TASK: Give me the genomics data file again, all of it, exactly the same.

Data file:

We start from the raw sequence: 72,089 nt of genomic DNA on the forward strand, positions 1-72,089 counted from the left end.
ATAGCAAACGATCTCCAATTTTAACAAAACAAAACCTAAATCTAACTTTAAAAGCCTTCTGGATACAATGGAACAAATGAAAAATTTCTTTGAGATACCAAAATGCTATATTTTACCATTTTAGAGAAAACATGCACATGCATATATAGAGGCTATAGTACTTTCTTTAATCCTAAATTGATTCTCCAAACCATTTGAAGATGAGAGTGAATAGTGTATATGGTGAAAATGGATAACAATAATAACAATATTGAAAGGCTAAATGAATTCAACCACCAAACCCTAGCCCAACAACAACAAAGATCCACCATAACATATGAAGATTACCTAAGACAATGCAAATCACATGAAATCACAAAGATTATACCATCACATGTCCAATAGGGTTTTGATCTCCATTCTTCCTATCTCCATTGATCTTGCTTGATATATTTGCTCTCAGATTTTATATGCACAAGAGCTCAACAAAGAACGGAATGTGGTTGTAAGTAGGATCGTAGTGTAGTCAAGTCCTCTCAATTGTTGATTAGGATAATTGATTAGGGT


We start from the raw sequence: 72,089 nt of genomic DNA on the forward strand, positions 1-72,089 counted from the left end.
ATAGCAAACGATCTCCAATTTTAACAAAACAAAACCTAAATCTAACTTTAAAAGCCTTCTGGATACAATGGAACAAATGAAAAATTTCTTTGAGATACCAAAATGCTATATTTTACCATTTTAGAGAAAACATGCACATGCATATATAGAGGCTATAGTACTTTCTTTAATCCTAAATTGATTCTCCAAACCATTTGAAGATGAGAGTGAATAGTGTATATGGTGAAAATGGATAACAATAATAACAATATTGAAAGGCTAAATGAATTCAACCACCAAACCCTAGCCCAACAACAACAAAGATCCACCATAACATATGAAGATTACCTAAGACAATGCAAATCACATGAAATCACAAAGATTATACCATCACATGTCCAATAGGGTTTTGATCTCCATTCTTCCTATCTCCATTGATCTTGCTTGATATATTTGCTCTCAGATTTTATATGCACAAGAGCTCAACAAAGAACGGAATGTGGTTGTAAGTAGGATCGTAGTGTAGTCAAGTCCTCTCAATTGTTGATTAGGATAATTGATTAGGGT